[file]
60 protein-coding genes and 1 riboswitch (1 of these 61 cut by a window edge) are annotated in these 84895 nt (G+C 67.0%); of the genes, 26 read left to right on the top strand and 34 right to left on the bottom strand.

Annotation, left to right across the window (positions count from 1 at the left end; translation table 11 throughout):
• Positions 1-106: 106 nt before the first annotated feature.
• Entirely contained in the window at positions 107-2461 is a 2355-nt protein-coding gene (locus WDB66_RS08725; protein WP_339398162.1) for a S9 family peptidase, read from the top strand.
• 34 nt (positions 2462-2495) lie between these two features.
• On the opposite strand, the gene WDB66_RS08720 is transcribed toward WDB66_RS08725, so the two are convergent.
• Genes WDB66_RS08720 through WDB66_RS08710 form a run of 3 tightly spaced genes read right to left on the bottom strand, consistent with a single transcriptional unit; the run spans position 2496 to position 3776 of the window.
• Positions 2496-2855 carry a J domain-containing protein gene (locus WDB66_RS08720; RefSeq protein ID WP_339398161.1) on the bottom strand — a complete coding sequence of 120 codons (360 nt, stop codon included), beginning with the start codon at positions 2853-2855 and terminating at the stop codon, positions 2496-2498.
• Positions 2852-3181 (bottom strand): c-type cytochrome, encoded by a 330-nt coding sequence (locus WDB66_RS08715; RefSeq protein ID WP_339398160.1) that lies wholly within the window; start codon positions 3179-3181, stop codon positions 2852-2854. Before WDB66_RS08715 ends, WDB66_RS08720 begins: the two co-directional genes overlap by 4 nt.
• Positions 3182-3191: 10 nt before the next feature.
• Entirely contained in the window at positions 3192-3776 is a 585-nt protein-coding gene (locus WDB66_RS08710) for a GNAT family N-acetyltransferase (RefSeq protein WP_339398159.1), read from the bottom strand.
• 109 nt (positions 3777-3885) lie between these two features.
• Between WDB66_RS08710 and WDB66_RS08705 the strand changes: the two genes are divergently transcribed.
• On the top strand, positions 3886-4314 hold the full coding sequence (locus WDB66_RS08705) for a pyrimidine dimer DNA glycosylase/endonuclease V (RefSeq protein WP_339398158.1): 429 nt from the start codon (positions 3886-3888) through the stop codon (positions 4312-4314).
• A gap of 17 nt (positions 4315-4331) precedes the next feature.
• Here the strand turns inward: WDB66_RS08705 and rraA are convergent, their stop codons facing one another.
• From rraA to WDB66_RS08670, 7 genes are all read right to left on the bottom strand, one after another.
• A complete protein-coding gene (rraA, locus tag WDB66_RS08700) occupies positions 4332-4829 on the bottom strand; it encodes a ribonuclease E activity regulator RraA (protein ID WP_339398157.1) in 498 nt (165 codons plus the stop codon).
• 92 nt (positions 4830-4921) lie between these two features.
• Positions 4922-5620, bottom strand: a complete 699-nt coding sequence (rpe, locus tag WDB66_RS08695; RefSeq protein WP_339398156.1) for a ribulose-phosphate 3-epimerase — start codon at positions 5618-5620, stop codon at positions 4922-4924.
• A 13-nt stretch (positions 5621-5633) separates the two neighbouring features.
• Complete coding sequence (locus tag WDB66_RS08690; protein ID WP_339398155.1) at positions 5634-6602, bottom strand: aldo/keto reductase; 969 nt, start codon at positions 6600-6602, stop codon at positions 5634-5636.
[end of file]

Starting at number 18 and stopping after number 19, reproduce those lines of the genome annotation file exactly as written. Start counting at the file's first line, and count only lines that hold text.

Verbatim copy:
• A complete protein-coding gene (rraA, locus tag WDB66_RS08700) occupies positions 4332-4829 on the bottom strand; it encodes a ribonuclease E activity regulator RraA (protein ID WP_339398157.1) in 498 nt (165 codons plus the stop codon).
• 92 nt (positions 4830-4921) lie between these two features.